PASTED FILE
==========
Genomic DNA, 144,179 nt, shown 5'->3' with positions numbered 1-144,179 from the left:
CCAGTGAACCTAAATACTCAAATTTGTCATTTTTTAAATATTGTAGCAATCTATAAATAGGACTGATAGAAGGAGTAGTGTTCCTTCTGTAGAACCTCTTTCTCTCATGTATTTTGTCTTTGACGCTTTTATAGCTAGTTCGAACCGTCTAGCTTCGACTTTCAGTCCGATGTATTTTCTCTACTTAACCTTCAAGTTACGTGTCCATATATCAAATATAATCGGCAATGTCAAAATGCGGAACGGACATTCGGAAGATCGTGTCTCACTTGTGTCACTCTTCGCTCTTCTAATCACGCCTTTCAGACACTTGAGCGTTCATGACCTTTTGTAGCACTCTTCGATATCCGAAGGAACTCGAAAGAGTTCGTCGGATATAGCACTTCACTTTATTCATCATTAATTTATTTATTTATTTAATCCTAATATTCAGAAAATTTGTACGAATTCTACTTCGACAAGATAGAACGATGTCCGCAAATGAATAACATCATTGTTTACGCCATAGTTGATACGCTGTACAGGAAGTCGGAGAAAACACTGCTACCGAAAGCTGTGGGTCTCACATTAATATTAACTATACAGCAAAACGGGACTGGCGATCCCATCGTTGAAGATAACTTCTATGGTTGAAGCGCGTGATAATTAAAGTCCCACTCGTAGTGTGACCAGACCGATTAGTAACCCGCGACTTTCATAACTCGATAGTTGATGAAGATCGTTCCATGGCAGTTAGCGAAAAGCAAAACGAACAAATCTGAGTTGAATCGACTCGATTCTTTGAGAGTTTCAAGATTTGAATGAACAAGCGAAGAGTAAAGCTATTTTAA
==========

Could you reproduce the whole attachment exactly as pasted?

Genomic DNA, 144,179 nt, shown 5'->3' with positions numbered 1-144,179 from the left:
CCAGTGAACCTAAATACTCAAATTTGTCATTTTTTAAATATTGTAGCAATCTATAAATAGGACTGATAGAAGGAGTAGTGTTCCTTCTGTAGAACCTCTTTCTCTCATGTATTTTGTCTTTGACGCTTTTATAGCTAGTTCGAACCGTCTAGCTTCGACTTTCAGTCCGATGTATTTTCTCTACTTAACCTTCAAGTTACGTGTCCATATATCAAATATAATCGGCAATGTCAAAATGCGGAACGGACATTCGGAAGATCGTGTCTCACTTGTGTCACTCTTCGCTCTTCTAATCACGCCTTTCAGACACTTGAGCGTTCATGACCTTTTGTAGCACTCTTCGATATCCGAAGGAACTCGAAAGAGTTCGTCGGATATAGCACTTCACTTTATTCATCATTAATTTATTTATTTATTTAATCCTAATATTCAGAAAATTTGTACGAATTCTACTTCGACAAGATAGAACGATGTCCGCAAATGAATAACATCATTGTTTACGCCATAGTTGATACGCTGTACAGGAAGTCGGAGAAAACACTGCTACCGAAAGCTGTGGGTCTCACATTAATATTAACTATACAGCAAAACGGGACTGGCGATCCCATCGTTGAAGATAACTTCTATGGTTGAAGCGCGTGATAATTAAAGTCCCACTCGTAGTGTGACCAGACCGATTAGTAACCCGCGACTTTCATAACTCGATAGTTGATGAAGATCGTTCCATGGCAGTTAGCGAAAAGCAAAACGAACAAATCTGAGTTGAATCGACTCGATTCTTTGAGAGTTTCAAGATTTGAATGAACAAGCGAAGAGTAAAGCTATTTTAA